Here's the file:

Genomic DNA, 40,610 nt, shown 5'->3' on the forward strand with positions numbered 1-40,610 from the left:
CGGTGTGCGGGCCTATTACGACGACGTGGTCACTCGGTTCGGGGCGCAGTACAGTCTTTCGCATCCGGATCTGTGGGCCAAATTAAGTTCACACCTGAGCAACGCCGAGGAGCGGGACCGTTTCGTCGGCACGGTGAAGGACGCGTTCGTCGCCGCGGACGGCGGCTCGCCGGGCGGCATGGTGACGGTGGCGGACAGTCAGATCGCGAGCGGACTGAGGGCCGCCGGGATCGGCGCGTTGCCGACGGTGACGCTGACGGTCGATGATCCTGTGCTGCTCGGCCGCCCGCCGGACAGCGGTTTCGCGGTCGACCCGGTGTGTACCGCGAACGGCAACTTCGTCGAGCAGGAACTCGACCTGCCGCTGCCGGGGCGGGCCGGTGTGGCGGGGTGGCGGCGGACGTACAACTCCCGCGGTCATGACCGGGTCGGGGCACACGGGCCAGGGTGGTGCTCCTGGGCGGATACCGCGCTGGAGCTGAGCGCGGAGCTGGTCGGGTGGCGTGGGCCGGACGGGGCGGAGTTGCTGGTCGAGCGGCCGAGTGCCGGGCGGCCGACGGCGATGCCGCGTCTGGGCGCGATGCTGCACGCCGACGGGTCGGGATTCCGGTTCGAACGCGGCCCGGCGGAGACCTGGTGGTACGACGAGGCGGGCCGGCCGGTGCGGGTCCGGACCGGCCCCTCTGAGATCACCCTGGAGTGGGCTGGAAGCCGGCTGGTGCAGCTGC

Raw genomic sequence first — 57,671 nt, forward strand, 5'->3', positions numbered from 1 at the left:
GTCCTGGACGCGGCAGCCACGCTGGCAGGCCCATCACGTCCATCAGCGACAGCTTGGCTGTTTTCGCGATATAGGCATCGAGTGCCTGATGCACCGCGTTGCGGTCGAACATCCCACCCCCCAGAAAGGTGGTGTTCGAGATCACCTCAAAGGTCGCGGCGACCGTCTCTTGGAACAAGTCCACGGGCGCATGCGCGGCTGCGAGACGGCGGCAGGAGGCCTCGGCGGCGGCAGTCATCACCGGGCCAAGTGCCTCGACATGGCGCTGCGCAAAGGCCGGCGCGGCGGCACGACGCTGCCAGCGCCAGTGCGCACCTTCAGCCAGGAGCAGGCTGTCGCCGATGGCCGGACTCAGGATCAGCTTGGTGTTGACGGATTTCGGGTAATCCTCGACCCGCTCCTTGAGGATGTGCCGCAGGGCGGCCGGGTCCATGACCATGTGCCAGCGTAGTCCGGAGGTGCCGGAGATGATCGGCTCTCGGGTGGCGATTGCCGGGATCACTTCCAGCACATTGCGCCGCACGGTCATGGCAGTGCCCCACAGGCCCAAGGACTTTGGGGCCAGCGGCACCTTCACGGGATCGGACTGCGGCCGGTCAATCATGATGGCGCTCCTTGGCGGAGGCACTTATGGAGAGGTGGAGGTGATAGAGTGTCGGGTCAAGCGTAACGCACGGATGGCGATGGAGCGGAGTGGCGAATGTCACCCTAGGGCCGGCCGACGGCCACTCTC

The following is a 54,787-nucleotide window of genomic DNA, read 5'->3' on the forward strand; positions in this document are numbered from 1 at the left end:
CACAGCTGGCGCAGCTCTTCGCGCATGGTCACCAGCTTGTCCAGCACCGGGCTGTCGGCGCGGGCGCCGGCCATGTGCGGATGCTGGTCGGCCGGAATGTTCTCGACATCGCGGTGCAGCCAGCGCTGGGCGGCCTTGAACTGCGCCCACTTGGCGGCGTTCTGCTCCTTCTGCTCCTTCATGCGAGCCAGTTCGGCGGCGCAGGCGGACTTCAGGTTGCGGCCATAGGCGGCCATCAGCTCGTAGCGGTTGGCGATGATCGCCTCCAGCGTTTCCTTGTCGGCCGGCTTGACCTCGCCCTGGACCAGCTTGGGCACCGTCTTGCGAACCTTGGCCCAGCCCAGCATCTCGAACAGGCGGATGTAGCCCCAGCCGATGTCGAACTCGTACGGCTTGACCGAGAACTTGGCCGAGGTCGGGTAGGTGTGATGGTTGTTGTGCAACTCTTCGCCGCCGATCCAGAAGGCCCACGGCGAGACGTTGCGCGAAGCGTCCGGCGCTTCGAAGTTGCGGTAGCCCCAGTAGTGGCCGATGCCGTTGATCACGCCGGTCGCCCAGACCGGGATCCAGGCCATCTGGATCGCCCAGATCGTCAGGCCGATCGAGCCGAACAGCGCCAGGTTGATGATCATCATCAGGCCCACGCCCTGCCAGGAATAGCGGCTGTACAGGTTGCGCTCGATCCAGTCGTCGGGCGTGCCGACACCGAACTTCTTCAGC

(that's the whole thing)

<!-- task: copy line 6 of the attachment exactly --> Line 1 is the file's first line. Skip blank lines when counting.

CACAGCTGGCGCAGCTCTTCGCGCATGGTCACCAGCTTGTCCAGCACCGGGCTGTCGGCGCGGGCGCCGGCCATGTGCGGATGCTGGTCGGCCGGAATGTTCTCGACATCGCGGTGCAGCCAGCGCTGGGCGGCCTTGAACTGCGCCCACTTGGCGGCGTTCTGCTCCTTCTGCTCCTTCATGCGAGCCAGTTCGGCGGCGCAGGCGGACTTCAGGTTGCGGCCATAGGCGGCCATCAGCTCGTAGCGGTTGGCGATGATCGCCTCCAGCGTTTCCTTGTCGGCCGGCTTGACCTCGCCCTGGACCAGCTTGGGCACCGTCTTGCGAACCTTGGCCCAGCCCAGCATCTCGAACAGGCGGATGTAGCCCCAGCCGATGTCGAACTCGTACGGCTTGACCGAGAACTTGGCCGAGGTCGGGTAGGTGTGATGGTTGTTGTGCAACTCTTCGCCGCCGATCCAGAAGGCCCACGGCGAGACGTTGCGCGAAGCGTCCGGCGCTTCGAAGTTGCGGTAGCCCCAGTAGTGGCCGATGCCGTTGATCACGCCGGTCGCCCAGACCGGGATCCAGGCCATCTGGATCGCCCAGATCGTCAGGCCGATCGAGCCGAACAGCGCCAGGTTGATGATCATCATCAGGCCCACGCCCTGCCAGGAATAGCGGCTGTACAGGTTGCGCTCGATCCAGTCGTCGGGCGTGCCGACACCGAACTTCTTCAGC